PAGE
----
"I remember exactly when I was buying gloves. I already had a cell phone in 2002, so it rang and I got a call from a certain Ivana Doležalová, who was the chair of the Czech committee, saying that I had been nominated for the Woman of Europe award for the Czech Republic. We agreed to meet, and she would explain it to me and she also told me that if I got the Czech nomination, we would go to Copenhagen in May 2003 where I would be presented with the other nominees from other countries. And so we flew to Copenhagen where all the projects that the women were nominated for were presented, and one next to the other they were very interesting."
"There was Václav Moravec's Questions on January 1  with Václav Klaus, and before that Václav Havel was the opening act. And Moravec asked him at the end, 'And who do you think should be the next president?' A Václav Havel said “I have said the several times but no one is taking it seriously. I think that Rut Kolinska or for example Simon Panek.” And Václav Moravec said, 'And that's naive.' And he [Václav Havel] said, 'Well, what I did in my life was all naive.'"
"It was Saturday afternoon and a car came to our house, I was in the garden in front of the rectory, two men got out of the car and asked about my father. I said he was in the cellar because he was in the cellar. They went into the cellar and after a while there was a really terrible roar coming from there. I don't remember the words at all, just hearing this huge scream. I ran to my mom and called out that there were strange men in there and that they were yelling at my dad. I don't remember anything after that. It wasn't until Sunday during church service that I suddenly perceived my dad stuttering, which never happened to him. And when he was praying the Lord's Prayer, he started to sweat visibly, and the next thing I knew, my oldest brother and someone else were taking him away. Dad had a nervous breakdown. It wasn't until I was older that I fully learned that he was being coaxed to cooperate. That they threatened him not only that they could reopen the political process, that they would find something, that he was certainly not so blameless, but also that it would reflect on us, on the children."
"It was also quite interesting at the apprenticeship, I taught textile techniques and textile materials, and the kids there were really thirsty for information. They were teenagers whose lives were opening up and they felt that their parents were living differently and that this unfreedom was binding them in a strange way. When we were on the potato brigade, we used to go to the potato brigade, and one group would put on the radio and played Kryl’s songs. When they saw me coming, they turned it off. I said to them, 'Why are you turning it off? I'm glad you're playing it.' And they were shocked that I said I don’t mind. So we started talking, and I was actually trying to let them know that just because I teach at a school like that doesn't mean I'm a hardcore communist. And suddenly they found in me a person they could talk to about things that their parents didn't want to talk to them about."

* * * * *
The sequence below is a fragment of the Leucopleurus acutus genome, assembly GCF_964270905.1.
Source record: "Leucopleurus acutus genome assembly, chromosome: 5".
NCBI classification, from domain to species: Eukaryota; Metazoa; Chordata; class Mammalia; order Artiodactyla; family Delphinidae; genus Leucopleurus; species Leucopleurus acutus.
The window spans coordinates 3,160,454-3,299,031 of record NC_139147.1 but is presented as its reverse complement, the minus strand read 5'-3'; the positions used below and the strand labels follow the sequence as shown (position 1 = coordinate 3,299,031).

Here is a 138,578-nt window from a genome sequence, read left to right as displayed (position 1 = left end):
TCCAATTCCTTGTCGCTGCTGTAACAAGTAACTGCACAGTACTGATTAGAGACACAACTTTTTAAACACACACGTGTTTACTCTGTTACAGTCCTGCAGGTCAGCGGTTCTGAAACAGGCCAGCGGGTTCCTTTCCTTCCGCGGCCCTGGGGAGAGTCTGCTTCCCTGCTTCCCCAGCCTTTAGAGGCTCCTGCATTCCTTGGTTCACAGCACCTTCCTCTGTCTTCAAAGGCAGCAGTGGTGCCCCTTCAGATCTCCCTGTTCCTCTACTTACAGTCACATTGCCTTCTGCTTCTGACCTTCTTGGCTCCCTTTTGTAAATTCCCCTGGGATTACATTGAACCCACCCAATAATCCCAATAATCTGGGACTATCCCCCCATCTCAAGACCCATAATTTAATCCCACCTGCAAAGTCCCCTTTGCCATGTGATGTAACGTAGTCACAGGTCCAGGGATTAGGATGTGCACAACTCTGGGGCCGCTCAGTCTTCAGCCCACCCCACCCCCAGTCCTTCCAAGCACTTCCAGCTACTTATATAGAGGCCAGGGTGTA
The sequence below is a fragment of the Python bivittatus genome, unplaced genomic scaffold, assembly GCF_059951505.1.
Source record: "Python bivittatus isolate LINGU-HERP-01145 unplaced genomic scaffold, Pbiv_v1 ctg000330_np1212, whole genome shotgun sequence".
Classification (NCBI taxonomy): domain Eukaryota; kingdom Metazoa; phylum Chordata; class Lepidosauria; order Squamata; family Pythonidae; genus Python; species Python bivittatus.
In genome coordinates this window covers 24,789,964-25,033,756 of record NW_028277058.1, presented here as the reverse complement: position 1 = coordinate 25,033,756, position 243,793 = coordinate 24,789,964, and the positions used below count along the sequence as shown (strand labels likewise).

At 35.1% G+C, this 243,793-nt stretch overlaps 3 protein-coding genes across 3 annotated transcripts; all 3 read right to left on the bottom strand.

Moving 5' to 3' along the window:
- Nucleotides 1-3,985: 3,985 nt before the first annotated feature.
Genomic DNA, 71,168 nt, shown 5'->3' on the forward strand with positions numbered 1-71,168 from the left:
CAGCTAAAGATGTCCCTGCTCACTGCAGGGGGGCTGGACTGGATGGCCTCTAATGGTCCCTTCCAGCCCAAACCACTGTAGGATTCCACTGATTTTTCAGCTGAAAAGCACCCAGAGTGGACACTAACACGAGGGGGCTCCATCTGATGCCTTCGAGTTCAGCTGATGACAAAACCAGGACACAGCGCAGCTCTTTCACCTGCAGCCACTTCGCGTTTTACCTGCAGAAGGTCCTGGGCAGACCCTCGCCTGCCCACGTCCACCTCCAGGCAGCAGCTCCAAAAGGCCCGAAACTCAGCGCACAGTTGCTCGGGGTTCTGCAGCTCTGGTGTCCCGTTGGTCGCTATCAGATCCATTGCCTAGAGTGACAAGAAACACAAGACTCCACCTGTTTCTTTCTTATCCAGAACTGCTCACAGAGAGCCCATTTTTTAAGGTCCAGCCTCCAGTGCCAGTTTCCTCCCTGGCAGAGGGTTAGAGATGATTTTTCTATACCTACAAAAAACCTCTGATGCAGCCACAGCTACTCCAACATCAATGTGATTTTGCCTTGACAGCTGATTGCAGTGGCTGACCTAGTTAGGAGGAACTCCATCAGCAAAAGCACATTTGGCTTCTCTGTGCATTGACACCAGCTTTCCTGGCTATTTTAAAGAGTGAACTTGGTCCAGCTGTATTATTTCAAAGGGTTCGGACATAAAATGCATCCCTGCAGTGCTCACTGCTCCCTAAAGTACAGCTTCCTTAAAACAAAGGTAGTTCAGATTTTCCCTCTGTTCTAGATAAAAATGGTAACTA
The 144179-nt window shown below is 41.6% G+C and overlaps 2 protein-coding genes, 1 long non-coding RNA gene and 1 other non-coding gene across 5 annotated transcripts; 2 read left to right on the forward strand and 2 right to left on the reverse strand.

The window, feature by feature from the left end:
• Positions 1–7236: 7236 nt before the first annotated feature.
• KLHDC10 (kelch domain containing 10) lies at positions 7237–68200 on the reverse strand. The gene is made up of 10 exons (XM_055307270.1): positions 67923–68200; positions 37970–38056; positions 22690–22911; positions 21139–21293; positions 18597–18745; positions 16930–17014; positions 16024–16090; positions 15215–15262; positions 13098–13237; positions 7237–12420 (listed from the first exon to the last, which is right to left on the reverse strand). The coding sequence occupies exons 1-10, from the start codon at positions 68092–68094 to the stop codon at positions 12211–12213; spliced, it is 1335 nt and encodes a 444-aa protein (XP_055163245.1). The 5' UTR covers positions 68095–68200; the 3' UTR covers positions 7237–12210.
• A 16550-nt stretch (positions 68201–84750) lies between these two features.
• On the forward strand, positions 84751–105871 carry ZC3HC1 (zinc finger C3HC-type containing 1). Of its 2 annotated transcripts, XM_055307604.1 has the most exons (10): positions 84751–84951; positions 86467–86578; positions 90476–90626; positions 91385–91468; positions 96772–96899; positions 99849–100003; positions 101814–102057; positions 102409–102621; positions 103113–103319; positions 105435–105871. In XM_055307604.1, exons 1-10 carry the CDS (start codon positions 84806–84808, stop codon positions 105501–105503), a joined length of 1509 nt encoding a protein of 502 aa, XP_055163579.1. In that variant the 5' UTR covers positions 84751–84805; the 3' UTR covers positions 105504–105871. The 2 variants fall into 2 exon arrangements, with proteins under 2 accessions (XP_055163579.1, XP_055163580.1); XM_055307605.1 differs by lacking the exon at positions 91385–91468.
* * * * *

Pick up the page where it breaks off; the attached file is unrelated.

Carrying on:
"When life was beginning to return to its strange, as if normal, way, Jan Palach burned himself to death after Christmas. The very first moment for me was that a man did not give his life to himself and that he had no right to end it (by himself). That was my first reaction for me. But then it dawned on me that it wasn't suicide, that it was a sacrifice. That he wanted to show us something, that he wanted to wake us up. As I grew up in an evangelical parish, I grew into the church, I'm a religious person and I participated in everything that was going on. We had a youth association where we discussed the death, what it meant to us, and I especially wanted to go to Prague for the funeral, but my parents wouldn't let me. I suffered a lot because of that, and it shaped me, again and again, to realise that one has to endure, that one has to find one's own way somehow, to keep one's freedom in an unfree life."
Ruth Kolínská was born on 13 May 1953 in Havlíčkův Brod as the youngest of four children of a protestant pastor Bohumil Jan Dittrich. Before her birth, her father was in pre-trial detention for sixteen months for anti-state activities, and she later experienced the harsh pressure exerted on him by the State Security Service (StB). Despite her happy childhood in the rural rectory in Horní Krupá, she soon became aware of the horrors of the totalitarian regime. She was deeply affected by the self-immolation of Jan Palach and the events of August 1968. After graduating from grammar school, she repeatedly applied unsuccessfully to university. She graduated from an arts and crafts extension course and became a domestic worker. This eventually opened the way for her to study ethnography at the Faculty of Arts of Charles University. She had her first daughter before her studies and four more children after graduation. She never worked in the field. Before the Revolution, she was involved in anti-state activities with her second husband, the scenographer Petr Kolínský, and her children, and was instrumental in founding the ecological association “Prague mothers”, which organised a demonstration for clean air in May 1989. In 1992 she opened the first maternity centre in Prague. Ten years later, she became president of the Network of Maternity Centres (now the Network for Family) and remains so to this day. For these activities, she was awarded the title of Woman of Europe in 2003 and Socially Beneficial Businesswoman in 2006. At the time of filming, she was living in Prague.